Tough-Love with Torah

Just because the death penalty cannot be enforced today does not mean the law is off the books. Each one of these sins carries the same grievous weight.

Teenager deep in thought during a counseling session (Image © Bigstock)

Mishpatim

Regular Shabbat Readings

Read / Listen to these Portions

  • Mishpatim (משפטים | Judgments)
  • Torah: Exodus 21:1-24:18
  • Haftarah: Jeremiah 34:8-22, 33:25-26
  • Gospel: Matthew 26:20-30

Note: The regular readings are often interrupted with special readings on Jewish holidays, special Sabbaths, and Rosh Chodesh. Refer to the annual Torah Portion schedule for these special portions.

Portion Outline

  • Torah
    • Exodus 21:1 | The Law concerning Slaves
    • Exodus 21:12 | The Law concerning Violence
    • Exodus 21:28 | Laws concerning Property
    • Exodus 22:1 | Laws of Restitution
    • Exodus 22:16 | Social and Religious Laws
    • Exodus 23:1 | Justice for All
    • Exodus 23:10 | Sabbatical Year and Sabbath
    • Exodus 23:14 | The Annual Festivals
    • Exodus 23:20 | The Conquest of Canaan Promised
    • Exodus 24:1 | The Blood of the Covenant
    • Exodus 24:9 | On the Mountain with God
  • Prophets
    • Jer 34:8 | Treacherous Treatment of Slaves
    • Jer 33:14 | The Righteous Branch and the Covenant with David

Portion Summary

The eighteenth reading from the Torah is named Mishpatim (משפטים), which means "judgments." The title comes from the first words of the first verse of the reading, which could be literally translated to say, "And these are the judgments which you will place before them" (Exodus 21:1). The first three chapters of this Torah portion deliver a legal code of laws and commandments that form a nucleus for the Torah's laws. The last chapter tells the story of how the people of Israel consented to keep these laws and entered into a covenant relationship with God through a series of rituals conducted by Moses.


In God's book, it is just as grievous a sin to curse one's parents or to strike them as it is to murder someone. "For Moses said, 'Honor your father and your mother'; and, 'He who speaks evil of father or mother, is to be put to death' (Mark 7:10).

The Torah says that murderers, kidnappers, and insolent children are to be put to death. "He who strikes his father or his mother shall surely be put to death" (Exodus 21:15).

There is no indication that the parent was killed or even badly hurt in the altercation with the child. The mere act of hitting one's father or mother is enough impudence that God deems it as bad as murder. This shows us how God's values are sometimes different from ours. Of course, we would never advocate striking one's father or mother, but neither would we feel comfortable putting someone to death for doing so. Family counseling? Yes. Anger management classes? Sure. Death by stoning? Probably not.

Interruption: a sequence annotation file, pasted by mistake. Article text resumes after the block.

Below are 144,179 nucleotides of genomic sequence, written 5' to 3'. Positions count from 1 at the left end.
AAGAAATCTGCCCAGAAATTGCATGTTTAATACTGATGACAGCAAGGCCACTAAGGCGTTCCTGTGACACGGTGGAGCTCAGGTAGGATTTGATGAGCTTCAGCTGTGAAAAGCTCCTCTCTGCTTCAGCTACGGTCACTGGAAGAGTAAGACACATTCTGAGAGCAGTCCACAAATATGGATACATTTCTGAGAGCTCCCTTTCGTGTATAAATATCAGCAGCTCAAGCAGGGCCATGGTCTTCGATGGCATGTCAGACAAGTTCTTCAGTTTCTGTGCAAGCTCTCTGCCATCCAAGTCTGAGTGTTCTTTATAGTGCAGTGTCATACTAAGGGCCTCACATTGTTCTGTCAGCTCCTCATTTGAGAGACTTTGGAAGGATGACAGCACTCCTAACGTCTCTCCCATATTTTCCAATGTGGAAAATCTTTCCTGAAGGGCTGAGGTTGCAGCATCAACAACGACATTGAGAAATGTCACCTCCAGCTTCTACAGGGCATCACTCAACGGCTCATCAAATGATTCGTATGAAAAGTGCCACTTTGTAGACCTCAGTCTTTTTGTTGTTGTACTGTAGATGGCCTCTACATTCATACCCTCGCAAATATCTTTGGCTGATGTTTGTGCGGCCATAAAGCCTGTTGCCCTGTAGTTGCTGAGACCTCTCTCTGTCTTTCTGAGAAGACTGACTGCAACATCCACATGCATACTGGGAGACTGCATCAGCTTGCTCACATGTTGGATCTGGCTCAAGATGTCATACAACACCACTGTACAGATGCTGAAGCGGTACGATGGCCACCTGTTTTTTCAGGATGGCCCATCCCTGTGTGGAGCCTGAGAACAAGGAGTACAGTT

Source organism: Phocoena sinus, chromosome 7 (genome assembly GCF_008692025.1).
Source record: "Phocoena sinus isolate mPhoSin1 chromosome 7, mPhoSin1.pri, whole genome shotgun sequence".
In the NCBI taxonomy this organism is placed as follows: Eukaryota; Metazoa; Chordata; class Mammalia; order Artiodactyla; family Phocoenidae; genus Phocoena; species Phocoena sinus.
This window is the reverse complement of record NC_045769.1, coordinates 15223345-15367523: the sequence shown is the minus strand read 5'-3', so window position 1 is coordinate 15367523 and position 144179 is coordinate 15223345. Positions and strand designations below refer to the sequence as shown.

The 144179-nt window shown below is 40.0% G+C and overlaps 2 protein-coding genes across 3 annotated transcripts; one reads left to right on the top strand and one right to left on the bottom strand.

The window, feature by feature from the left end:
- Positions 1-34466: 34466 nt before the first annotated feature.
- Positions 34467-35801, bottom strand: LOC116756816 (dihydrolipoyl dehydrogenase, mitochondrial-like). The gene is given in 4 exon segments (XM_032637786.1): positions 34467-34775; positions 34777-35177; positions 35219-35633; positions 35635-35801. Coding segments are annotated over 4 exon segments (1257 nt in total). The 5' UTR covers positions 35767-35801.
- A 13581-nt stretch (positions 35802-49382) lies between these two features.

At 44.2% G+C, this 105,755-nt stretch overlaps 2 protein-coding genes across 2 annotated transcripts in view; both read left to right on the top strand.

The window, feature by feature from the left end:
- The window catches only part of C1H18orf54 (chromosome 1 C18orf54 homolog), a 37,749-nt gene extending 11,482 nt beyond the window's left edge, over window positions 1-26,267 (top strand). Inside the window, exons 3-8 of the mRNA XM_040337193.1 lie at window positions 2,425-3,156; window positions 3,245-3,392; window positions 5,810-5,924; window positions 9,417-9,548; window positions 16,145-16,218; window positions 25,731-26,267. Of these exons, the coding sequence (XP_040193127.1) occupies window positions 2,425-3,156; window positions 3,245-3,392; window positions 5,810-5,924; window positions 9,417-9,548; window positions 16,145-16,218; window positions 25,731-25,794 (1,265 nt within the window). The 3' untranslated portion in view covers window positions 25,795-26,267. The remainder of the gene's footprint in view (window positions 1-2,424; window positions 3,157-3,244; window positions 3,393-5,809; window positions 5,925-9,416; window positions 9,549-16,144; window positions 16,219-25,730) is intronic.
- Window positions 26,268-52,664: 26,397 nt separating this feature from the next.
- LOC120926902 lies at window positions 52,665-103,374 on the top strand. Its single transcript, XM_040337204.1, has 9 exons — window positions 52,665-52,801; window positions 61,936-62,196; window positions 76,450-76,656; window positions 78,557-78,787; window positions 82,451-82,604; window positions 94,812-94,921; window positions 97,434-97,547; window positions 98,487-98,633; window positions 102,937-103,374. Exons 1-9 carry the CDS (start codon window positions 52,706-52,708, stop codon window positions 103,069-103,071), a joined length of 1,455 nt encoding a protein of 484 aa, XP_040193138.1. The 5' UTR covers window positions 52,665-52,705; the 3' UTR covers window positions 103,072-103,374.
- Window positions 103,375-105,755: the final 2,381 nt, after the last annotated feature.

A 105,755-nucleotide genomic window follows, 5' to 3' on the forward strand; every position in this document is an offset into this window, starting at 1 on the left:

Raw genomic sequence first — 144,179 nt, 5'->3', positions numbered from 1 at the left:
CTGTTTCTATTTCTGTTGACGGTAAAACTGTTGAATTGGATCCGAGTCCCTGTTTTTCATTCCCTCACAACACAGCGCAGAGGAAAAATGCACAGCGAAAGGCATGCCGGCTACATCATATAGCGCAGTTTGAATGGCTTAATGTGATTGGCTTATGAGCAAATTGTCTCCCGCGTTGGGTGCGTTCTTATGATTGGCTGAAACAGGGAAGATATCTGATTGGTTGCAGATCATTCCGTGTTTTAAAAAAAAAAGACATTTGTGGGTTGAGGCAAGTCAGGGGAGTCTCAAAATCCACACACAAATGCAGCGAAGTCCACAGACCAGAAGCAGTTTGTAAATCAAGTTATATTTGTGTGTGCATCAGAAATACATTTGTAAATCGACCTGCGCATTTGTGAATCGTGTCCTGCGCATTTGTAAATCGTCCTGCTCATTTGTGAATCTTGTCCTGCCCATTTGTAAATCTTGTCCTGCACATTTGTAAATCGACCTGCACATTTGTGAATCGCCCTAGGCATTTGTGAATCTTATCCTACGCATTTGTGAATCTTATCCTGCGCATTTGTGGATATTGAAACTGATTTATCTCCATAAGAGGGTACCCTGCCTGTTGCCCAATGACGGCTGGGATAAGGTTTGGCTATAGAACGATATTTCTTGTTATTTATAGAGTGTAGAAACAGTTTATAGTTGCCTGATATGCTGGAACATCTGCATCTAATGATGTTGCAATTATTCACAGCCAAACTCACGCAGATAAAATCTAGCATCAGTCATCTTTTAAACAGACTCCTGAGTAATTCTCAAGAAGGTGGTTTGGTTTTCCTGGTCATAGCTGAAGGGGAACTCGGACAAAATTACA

God sees it differently. When He says, "Honor your father and your mother" (Exodus 20:12), He means it.

Similarly, Exodus 21:17 says, "He who curses his father or his mother shall surely be put to death." What does it mean to curse one's parents? According to traditional Judaism, the passage is not speaking of simply abusive language; it is speaking of a real curse. If a son or daughter uses the holy name of the LORD to utter an intentional curse against one of their parents, that son or daughter is worthy of death. Without a sovereign Torah-court wielding civil authority, the death-penalty no longer applies. No one has been stoned by Torah-law in almost two-thousand years.

The extreme punishment for striking or cursing one's parents teaches the importance that biblical religion places on the integrity and decency of the family. Rebellion, violence and insolence against one's parents, whether physical or verbal, is as much a threat to the fabric of society as murder and kidnapping.

In today's world, society teaches children, particularly teenagers, to disrespect their parents. It is normal to hear teenagers speak to their parents with impertinent and insolent words. It is embarrassing to be around a family where the children are out of order. Children who disrespectfully speak back to their parents are a public disgrace to their family. As a society, we have lost the biblical value of honoring father and mother. The apostle Paul warned that in the last days, a spirit of rebelliousness would be unleashed upon the world. He said that men will be "arrogant, revilers, disobedient to parents, ungrateful, unholy, unloving, irreconcilable" (2 Timothy 3:2-3). He advised us to "avoid such men as these" (2 Timothy 3:5).

Paul's recommendation is good child-rearing advice. If you don't want your child to grow up to be disrespectful and mouthy toward you, don't have him socialize with other children who are disrespectful to their parents. It's a serious matter. If you knew that your son's peers were murderers and kidnappers, you would not allow him to be under their influence for even a moment. According to the Bible, children who scorn their parents are just as bad.

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